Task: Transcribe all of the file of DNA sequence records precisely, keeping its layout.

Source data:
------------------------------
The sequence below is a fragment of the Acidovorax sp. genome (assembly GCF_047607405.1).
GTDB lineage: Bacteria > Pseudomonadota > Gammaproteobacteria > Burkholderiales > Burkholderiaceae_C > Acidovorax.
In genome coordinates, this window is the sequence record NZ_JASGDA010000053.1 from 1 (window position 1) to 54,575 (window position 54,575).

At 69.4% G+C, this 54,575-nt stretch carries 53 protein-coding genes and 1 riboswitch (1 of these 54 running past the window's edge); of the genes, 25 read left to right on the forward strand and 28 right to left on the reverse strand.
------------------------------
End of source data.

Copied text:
The sequence below is a fragment of the Acidovorax sp. genome (assembly GCF_047607405.1).
GTDB lineage: Bacteria > Pseudomonadota > Gammaproteobacteria > Burkholderiales > Burkholderiaceae_C > Acidovorax.
In genome coordinates, this window is the sequence record NZ_JASGDA010000053.1 from 1 (window position 1) to 54,575 (window position 54,575).

At 69.4% G+C, this 54,575-nt stretch carries 53 protein-coding genes and 1 riboswitch (1 of these 54 running past the window's edge); of the genes, 25 read left to right on the forward strand and 28 right to left on the reverse strand.